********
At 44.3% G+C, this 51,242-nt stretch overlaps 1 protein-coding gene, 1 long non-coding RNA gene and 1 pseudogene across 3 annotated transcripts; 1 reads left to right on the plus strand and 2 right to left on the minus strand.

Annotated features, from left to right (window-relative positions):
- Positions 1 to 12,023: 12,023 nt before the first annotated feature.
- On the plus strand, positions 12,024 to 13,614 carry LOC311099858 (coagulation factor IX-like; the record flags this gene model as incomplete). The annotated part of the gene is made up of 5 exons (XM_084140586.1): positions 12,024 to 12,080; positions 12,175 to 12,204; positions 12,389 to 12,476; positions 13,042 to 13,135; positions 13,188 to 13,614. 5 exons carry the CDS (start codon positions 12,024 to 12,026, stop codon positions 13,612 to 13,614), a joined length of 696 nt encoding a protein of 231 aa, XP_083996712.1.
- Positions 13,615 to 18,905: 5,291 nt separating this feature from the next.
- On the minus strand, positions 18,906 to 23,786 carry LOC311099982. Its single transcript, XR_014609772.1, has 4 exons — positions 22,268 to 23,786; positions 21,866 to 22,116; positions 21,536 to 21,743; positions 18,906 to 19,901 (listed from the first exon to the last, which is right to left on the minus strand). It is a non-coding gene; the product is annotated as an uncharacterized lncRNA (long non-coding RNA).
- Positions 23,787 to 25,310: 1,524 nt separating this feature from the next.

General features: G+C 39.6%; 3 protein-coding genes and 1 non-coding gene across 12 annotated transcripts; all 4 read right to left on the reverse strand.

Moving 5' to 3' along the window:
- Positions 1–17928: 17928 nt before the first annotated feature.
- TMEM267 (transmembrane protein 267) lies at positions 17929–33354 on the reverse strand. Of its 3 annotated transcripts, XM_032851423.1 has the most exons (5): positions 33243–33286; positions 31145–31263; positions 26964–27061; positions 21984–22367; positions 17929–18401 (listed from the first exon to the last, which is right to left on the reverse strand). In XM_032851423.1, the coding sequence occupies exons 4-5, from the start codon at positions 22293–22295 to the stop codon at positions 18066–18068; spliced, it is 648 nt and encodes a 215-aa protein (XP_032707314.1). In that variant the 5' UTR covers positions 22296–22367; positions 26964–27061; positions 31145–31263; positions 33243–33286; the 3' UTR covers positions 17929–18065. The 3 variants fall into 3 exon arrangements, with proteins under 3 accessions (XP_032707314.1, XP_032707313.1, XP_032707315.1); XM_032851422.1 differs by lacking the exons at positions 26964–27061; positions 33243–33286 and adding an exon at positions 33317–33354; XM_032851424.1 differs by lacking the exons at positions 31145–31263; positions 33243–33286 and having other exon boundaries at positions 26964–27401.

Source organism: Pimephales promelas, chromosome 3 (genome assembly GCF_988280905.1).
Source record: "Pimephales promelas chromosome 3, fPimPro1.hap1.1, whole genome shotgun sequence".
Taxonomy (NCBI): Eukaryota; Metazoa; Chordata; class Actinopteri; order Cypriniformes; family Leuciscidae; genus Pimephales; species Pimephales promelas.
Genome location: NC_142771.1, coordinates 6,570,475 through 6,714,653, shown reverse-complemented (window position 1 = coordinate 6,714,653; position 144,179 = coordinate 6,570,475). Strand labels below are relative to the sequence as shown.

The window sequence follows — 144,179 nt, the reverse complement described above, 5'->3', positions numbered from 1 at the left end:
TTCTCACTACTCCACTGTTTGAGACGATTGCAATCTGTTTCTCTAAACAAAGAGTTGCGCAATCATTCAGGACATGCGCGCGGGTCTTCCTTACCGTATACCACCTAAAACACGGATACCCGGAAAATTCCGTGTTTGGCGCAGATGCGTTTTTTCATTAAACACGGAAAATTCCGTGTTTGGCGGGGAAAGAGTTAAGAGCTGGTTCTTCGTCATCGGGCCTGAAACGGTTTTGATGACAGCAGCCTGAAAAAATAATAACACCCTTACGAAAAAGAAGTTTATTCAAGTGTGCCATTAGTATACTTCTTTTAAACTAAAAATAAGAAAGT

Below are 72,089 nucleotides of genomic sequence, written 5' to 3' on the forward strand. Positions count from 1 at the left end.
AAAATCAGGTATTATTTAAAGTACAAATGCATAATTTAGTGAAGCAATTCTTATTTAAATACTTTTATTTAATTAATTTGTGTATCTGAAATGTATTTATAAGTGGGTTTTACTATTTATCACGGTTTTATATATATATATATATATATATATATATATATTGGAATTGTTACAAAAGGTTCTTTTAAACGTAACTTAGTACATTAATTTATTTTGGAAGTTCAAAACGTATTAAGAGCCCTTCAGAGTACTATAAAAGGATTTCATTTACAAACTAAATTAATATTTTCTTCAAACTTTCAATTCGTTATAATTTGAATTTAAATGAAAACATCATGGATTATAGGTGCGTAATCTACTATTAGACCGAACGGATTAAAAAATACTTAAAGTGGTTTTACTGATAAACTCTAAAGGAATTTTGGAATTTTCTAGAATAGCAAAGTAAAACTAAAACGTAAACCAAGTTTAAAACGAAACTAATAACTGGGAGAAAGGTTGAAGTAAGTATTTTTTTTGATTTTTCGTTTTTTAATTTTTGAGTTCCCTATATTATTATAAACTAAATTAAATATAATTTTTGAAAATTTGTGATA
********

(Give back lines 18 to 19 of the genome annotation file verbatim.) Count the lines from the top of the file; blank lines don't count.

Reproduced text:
Below are 72,089 nucleotides of genomic sequence, written 5' to 3' on the forward strand. Positions count from 1 at the left end.
AAAATCAGGTATTATTTAAAGTACAAATGCATAATTTAGTGAAGCAATTCTTATTTAAATACTTTTATTTAATTAATTTGTGTATCTGAAATGTATTTATAAGTGGGTTTTACTATTTATCACGGTTTTATATATATATATATATATATATATATATATATTGGAATTGTTACAAAAGGTTCTTTTAAACGTAACTTAGTACATTAATTTATTTTGGAAGTTCAAAACGTATTAAGAGCCCTTCAGAGTACTATAAAAGGATTTCATTTACAAACTAAATTAATATTTTCTTCAAACTTTCAATTCGTTATAATTTGAATTTAAATGAAAACATCATGGATTATAGGTGCGTAATCTACTATTAGACCGAACGGATTAAAAAATACTTAAAGTGGTTTTACTGATAAACTCTAAAGGAATTTTGGAATTTTCTAGAATAGCAAAGTAAAACTAAAACGTAAACCAAGTTTAAAACGAAACTAATAACTGGGAGAAAGGTTGAAGTAAGTATTTTTTTTGATTTTTCGTTTTTTAATTTTTGAGTTCCCTATATTATTATAAACTAAATTAAATATAATTTTTGAAAATTTGTGATA